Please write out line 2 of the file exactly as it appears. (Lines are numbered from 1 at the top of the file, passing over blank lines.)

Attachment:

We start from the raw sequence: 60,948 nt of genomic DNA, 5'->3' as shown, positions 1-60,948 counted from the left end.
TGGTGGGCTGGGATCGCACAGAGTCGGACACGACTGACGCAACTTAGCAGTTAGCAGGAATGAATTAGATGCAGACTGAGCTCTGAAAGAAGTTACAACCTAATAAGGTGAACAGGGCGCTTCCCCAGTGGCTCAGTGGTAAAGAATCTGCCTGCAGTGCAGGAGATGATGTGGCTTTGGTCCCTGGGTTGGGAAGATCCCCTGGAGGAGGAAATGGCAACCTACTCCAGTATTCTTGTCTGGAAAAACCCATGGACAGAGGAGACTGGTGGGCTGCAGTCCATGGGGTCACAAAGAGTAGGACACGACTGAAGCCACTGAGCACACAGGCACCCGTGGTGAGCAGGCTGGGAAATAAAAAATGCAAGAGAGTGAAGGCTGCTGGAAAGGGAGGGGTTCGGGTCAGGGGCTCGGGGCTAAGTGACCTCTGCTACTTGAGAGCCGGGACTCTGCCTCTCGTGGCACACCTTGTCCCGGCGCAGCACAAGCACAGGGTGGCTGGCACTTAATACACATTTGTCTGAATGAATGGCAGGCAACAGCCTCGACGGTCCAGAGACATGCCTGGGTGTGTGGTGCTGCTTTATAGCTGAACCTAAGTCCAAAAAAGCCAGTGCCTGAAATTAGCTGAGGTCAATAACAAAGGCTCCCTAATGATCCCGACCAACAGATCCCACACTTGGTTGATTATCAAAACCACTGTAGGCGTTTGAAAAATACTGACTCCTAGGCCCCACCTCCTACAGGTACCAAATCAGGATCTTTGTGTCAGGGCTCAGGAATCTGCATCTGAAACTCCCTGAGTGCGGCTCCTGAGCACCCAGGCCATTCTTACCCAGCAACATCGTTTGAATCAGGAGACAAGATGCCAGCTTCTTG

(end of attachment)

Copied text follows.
TGGTGGGCTGGGATCGCACAGAGTCGGACACGACTGACGCAACTTAGCAGTTAGCAGGAATGAATTAGATGCAGACTGAGCTCTGAAAGAAGTTACAACCTAATAAGGTGAACAGGGCGCTTCCCCAGTGGCTCAGTGGTAAAGAATCTGCCTGCAGTGCAGGAGATGATGTGGCTTTGGTCCCTGGGTTGGGAAGATCCCCTGGAGGAGGAAATGGCAACCTACTCCAGTATTCTTGTCTGGAAAAACCCATGGACAGAGGAGACTGGTGGGCTGCAGTCCATGGGGTCACAAAGAGTAGGACACGACTGAAGCCACTGAGCACACAGGCACCCGTGGTGAGCAGGCTGGGAAATAAAAAATGCAAGAGAGTGAAGGCTGCTGGAAAGGGAGGGGTTCGGGTCAGGGGCTCGGGGCTAAGTGACCTCTGCTACTTGAGAGCCGGGACTCTGCCTCTCGTGGCACACCTTGTCCCGGCGCAGCACAAGCACAGGGTGGCTGGCACTTAATACACATTTGTCTGAATGAATGGCAGGCAACAGCCTCGACGGTCCAGAGACATGCCTGGGTGTGTGGTGCTGCTTTATAGCTGAACCTAAGTCCAAAAAAGCCAGTGCCTGAAATTAGCTGAGGTCAATAACAAAGGCTCCCTAATGATCCCGACCAACAGATCCCACACTTGGTTGATTATCAAAACCACTGTAGGCGTTTGAAAAATACTGACTCCTAGGCCCCACCTCCTACAGGTACCAAATCAGGATCTTTGTGTCAGGGCTCAGGAATCTGCATCTGAAACTCCCTGAGTGCGGCTCCTGAGCACCCAGGCCATTCTTACCCAGCAACATCGTTTGAATCAGGAGACAAGATGCCAGCTTCTTG